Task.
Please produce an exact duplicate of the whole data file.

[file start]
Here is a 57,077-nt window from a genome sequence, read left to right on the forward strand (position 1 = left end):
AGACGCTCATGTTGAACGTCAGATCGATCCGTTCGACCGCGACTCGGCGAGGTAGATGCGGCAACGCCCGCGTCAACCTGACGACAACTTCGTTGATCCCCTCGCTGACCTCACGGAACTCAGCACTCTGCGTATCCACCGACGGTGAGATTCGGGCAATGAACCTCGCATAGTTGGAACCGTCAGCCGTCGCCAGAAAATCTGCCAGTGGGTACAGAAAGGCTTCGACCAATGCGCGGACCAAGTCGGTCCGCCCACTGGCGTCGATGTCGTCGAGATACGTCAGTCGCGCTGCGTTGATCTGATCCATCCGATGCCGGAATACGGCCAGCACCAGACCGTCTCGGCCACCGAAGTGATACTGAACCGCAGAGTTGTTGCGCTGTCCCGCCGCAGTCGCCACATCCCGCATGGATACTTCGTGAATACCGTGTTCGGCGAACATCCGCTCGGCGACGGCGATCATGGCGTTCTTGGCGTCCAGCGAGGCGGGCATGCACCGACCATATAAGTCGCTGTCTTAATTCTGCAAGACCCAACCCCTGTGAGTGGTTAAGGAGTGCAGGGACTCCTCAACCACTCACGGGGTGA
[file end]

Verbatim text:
Here is a 57,077-nt window from a genome sequence, read left to right on the forward strand (position 1 = left end):
AGACGCTCATGTTGAACGTCAGATCGATCCGTTCGACCGCGACTCGGCGAGGTAGATGCGGCAACGCCCGCGTCAACCTGACGACAACTTCGTTGATCCCCTCGCTGACCTCACGGAACTCAGCACTCTGCGTATCCACCGACGGTGAGATTCGGGCAATGAACCTCGCATAGTTGGAACCGTCAGCCGTCGCCAGAAAATCTGCCAGTGGGTACAGAAAGGCTTCGACCAATGCGCGGACCAAGTCGGTCCGCCCACTGGCGTCGATGTCGTCGAGATACGTCAGTCGCGCTGCGTTGATCTGATCCATCCGATGCCGGAATACGGCCAGCACCAGACCGTCTCGGCCACCGAAGTGATACTGAACCGCAGAGTTGTTGCGCTGTCCCGCCGCAGTCGCCACATCCCGCATGGATACTTCGTGAATACCGTGTTCGGCGAACATCCGCTCGGCGACGGCGATCATGGCGTTCTTGGCGTCCAGCGAGGCGGGCATGCACCGACCATATAAGTCGCTGTCTTAATTCTGCAAGACCCAACCCCTGTGAGTGGTTAAGGAGTGCAGGGACTCCTCAACCACTCACGGGGTGA